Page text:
jason surrell


Here It Is: The ACTUAL Story Told in Disneyland’s Haunted Mansion

While we all love the stories of the Bride and the Captain and the Eddie Murphy family (okay, so you can strike that last one from the record), in 2009 the Walt Disney Company actually released a book that described – in no uncertain terms – the actual tale being told in Disneyland’s magnificent Haunted Mansion ride.

In The Haunted Mansion: From the Magic Kingdom to the Movies, Jason Surrell explains:

“Though not as intricately constructed as a Shakespearean play, a story exists. In fact, Imagineering legend and Disneyland veteran Tony Baxter believes that, in the end, combining the seemingly divergent work of [Imagineers] Marc Davis and Claude Coats inadvertently gave the Haunted Mansion a fairly solid three-act structure.

"In Act One, which begins slowly and ominously in the Foyer, guests anticipate the appearance of the happy haunts, and experience poltergeist activity and unseen spirits.

"Madame Leota provides the curtain that separates Act One and Act Two. The medium conjures up the spirits and encourages them to materialize, which they promptly do in the swinging wake in the Grand Hall and the Attic.

"The descent from the attic window into the Graveyard takes guests into Act Three, in which they are completely surrounded by the ghosts who are enjoying the manic intensity of a graveyard jamboree. Finally, one of three Hitchhiking Ghosts materializes beside the guests in their Doom Buggy before the exit.”

And there you have it. The actual story being told in Disneyland’s Haunted Mansion – and in the classical three-act structure, no less!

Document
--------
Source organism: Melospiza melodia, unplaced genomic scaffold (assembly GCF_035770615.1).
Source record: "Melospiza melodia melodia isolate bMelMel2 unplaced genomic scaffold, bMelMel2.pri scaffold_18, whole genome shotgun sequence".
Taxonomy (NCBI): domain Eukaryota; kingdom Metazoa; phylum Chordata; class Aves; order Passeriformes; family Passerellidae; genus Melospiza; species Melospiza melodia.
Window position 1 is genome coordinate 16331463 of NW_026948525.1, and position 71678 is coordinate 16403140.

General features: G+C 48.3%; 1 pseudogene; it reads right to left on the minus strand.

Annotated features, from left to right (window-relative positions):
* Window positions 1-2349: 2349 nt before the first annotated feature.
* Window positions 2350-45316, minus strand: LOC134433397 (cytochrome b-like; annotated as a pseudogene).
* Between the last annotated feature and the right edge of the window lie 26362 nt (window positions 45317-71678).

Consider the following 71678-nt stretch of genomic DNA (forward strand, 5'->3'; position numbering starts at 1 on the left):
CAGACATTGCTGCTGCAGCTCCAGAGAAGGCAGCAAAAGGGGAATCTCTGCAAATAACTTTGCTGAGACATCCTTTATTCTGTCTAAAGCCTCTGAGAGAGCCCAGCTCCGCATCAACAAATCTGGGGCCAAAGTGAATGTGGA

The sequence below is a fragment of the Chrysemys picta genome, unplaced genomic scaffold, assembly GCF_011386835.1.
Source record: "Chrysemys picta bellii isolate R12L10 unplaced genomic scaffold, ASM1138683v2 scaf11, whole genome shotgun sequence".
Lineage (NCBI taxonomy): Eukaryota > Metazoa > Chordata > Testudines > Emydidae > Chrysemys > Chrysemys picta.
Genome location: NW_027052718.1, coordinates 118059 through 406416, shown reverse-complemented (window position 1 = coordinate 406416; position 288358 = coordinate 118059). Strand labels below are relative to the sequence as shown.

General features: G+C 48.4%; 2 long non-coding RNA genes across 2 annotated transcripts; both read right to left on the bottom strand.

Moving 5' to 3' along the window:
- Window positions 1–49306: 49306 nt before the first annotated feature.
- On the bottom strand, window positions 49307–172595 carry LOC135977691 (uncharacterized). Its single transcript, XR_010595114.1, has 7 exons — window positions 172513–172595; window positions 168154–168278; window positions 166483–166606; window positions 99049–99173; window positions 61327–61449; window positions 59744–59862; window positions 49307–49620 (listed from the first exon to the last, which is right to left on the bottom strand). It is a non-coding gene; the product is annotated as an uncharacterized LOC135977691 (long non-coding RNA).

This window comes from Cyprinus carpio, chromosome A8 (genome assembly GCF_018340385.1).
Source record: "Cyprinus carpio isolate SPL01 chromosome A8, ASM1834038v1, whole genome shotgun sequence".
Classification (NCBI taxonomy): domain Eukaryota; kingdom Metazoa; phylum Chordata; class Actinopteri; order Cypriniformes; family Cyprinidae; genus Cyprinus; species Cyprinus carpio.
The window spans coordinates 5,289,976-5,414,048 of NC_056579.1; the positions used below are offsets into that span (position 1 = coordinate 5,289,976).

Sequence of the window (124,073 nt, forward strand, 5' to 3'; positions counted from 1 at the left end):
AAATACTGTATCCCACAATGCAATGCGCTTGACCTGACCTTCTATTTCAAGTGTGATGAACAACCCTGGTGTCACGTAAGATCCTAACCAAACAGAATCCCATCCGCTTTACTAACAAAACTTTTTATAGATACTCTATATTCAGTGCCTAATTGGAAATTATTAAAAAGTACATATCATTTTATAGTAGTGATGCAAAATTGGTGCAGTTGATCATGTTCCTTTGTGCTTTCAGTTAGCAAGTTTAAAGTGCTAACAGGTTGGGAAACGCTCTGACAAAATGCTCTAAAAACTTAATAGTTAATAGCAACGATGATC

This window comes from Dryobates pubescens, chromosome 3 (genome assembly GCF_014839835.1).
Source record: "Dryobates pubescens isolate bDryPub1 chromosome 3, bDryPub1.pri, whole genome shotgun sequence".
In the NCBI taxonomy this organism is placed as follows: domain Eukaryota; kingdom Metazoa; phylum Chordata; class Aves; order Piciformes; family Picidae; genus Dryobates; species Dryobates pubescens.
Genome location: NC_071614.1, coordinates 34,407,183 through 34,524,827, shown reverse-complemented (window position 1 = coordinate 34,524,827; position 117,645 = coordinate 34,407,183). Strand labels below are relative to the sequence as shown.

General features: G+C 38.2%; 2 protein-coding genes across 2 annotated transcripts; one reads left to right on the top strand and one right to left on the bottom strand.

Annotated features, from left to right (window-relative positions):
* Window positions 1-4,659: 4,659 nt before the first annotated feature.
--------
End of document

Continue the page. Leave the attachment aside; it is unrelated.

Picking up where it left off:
One of the Singing Busts in The Haunted Mansion is a bust of Thurl Ravenscroft, according to “The Haunted Mansion: From Magic Kingdom to the Movies”, written by imagineer Jason Surrell. He is often mistaken for Walt Disney. The bust of Ravenscroft is a tribute to the fact that he sang the voice of that bust in the theme park attraction. Another bust is that of Paul Frees, who narrates the Disney ride.

“Walt liked the idea of the storytelling tableaux. But he said, ‘You can’t tell a story from beginning to end without a climax, as in a film, if you’re moving.’”

– Marc Davis, Imagineer

I pulled this quote from Jason Surrell’s descriptive, illustrative, well-adjectived book, Pirates of the Caribbean, from the Magic Kingdom to the Movies. A few pages later, Surrell says:

“The Burning Town scene is a fitting climax to the grandest theme park spectacle Walt Disney and his Imagineers had ever created. In some respects, it was the only way they could end the show. After all the wonders the guests had just experienced, there was nothing they could possibly do to top themselves other than burn their set to the ground, just as Atlanta had burned in Gone with the Wind.”

Wait a minute.

Walt Disney says that rides “can’t tell a story from beginning to end without a climax,” yet “the grandest theme park spectacle Walt Disney and his Imagineers had ever created” has “a fitting climax?”

“It was the only way they could end the show?”

Nossir, no structure here. No stories to see. Move along.